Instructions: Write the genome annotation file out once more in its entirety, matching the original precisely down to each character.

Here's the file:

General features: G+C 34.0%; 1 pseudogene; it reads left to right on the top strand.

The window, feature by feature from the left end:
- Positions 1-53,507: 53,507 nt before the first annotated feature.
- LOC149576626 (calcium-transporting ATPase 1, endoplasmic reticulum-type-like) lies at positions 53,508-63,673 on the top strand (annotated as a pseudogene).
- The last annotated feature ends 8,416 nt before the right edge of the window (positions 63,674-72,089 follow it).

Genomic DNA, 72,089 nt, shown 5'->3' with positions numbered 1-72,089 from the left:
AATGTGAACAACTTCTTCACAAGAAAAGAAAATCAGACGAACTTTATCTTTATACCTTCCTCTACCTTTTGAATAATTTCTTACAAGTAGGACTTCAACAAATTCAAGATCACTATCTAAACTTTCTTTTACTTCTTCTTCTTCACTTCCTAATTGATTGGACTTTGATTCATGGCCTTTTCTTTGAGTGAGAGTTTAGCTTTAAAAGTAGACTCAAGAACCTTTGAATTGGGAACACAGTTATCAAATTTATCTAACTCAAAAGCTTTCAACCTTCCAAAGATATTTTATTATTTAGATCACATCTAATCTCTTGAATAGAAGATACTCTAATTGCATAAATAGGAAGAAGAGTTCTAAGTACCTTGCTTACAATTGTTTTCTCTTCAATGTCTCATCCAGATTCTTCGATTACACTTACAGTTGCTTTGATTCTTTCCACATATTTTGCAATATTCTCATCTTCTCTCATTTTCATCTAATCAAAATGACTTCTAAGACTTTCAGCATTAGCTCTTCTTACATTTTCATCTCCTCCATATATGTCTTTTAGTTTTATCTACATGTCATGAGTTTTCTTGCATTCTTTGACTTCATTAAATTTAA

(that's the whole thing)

General features: G+C 34.0%; 1 pseudogene; it reads left to right on the top strand.

The window, feature by feature from the left end:
- Positions 1-53,507: 53,507 nt before the first annotated feature.
- LOC149576626 (calcium-transporting ATPase 1, endoplasmic reticulum-type-like) lies at positions 53,508-63,673 on the top strand (annotated as a pseudogene).
- The last annotated feature ends 8,416 nt before the right edge of the window (positions 63,674-72,089 follow it).

Genomic DNA, 72,089 nt, shown 5'->3' with positions numbered 1-72,089 from the left:
AATGTGAACAACTTCTTCACAAGAAAAGAAAATCAGACGAACTTTATCTTTATACCTTCCTCTACCTTTTGAATAATTTCTTACAAGTAGGACTTCAACAAATTCAAGATCACTATCTAAACTTTCTTTTACTTCTTCTTCTTCACTTCCTAATTGATTGGACTTTGATTCATGGCCTTTTCTTTGAGTGAGAGTTTAGCTTTAAAAGTAGACTCAAGAACCTTTGAATTGGGAACACAGTTATCAAATTTATCTAACTCAAAAGCTTTCAACCTTCCAAAGATATTTTATTATTTAGATCACATCTAATCTCTTGAATAGAAGATACTCTAATTGCATAAATAGGAAGAAGAGTTCTAAGTACCTTGCTTACAATTGTTTTCTCTTCAATGTCTCATCCAGATTCTTCGATTACACTTACAGTTGCTTTGATTCTTTCCACATATTTTGCAATATTCTCATCTTCTCTCATTTTCATCTAATCAAAATGACTTCTAAGACTTTCAGCATTAGCTCTTCTTACATTTTCATCTCCTCCATATATGTCTTTTAGTTTTATCTACATGTCATGAGTTTTCTTGCATTCTTTGACTTCATTAAATTTAA